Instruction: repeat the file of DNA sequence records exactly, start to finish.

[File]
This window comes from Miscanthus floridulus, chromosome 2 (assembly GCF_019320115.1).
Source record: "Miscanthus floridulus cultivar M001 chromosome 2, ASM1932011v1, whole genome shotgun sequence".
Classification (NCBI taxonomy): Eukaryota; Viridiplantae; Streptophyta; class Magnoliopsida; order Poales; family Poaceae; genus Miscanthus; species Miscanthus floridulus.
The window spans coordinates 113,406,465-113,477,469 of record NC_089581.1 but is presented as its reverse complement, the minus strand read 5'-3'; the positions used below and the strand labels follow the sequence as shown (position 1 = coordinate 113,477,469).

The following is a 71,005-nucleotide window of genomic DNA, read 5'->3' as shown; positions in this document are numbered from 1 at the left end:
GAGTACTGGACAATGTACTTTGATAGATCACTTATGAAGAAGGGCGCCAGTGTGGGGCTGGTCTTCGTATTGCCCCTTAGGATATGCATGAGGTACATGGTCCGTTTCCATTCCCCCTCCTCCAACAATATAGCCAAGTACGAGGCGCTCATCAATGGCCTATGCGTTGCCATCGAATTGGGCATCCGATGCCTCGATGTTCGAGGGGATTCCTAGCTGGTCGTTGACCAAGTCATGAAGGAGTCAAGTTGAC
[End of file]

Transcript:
This window comes from Miscanthus floridulus, chromosome 2 (assembly GCF_019320115.1).
Source record: "Miscanthus floridulus cultivar M001 chromosome 2, ASM1932011v1, whole genome shotgun sequence".
Classification (NCBI taxonomy): Eukaryota; Viridiplantae; Streptophyta; class Magnoliopsida; order Poales; family Poaceae; genus Miscanthus; species Miscanthus floridulus.
The window spans coordinates 113,406,465-113,477,469 of record NC_089581.1 but is presented as its reverse complement, the minus strand read 5'-3'; the positions used below and the strand labels follow the sequence as shown (position 1 = coordinate 113,477,469).

The following is a 71,005-nucleotide window of genomic DNA, read 5'->3' as shown; positions in this document are numbered from 1 at the left end:
GAGTACTGGACAATGTACTTTGATAGATCACTTATGAAGAAGGGCGCCAGTGTGGGGCTGGTCTTCGTATTGCCCCTTAGGATATGCATGAGGTACATGGTCCGTTTCCATTCCCCCTCCTCCAACAATATAGCCAAGTACGAGGCGCTCATCAATGGCCTATGCGTTGCCATCGAATTGGGCATCCGATGCCTCGATGTTCGAGGGGATTCCTAGCTGGTCGTTGACCAAGTCATGAAGGAGTCAAGTTGAC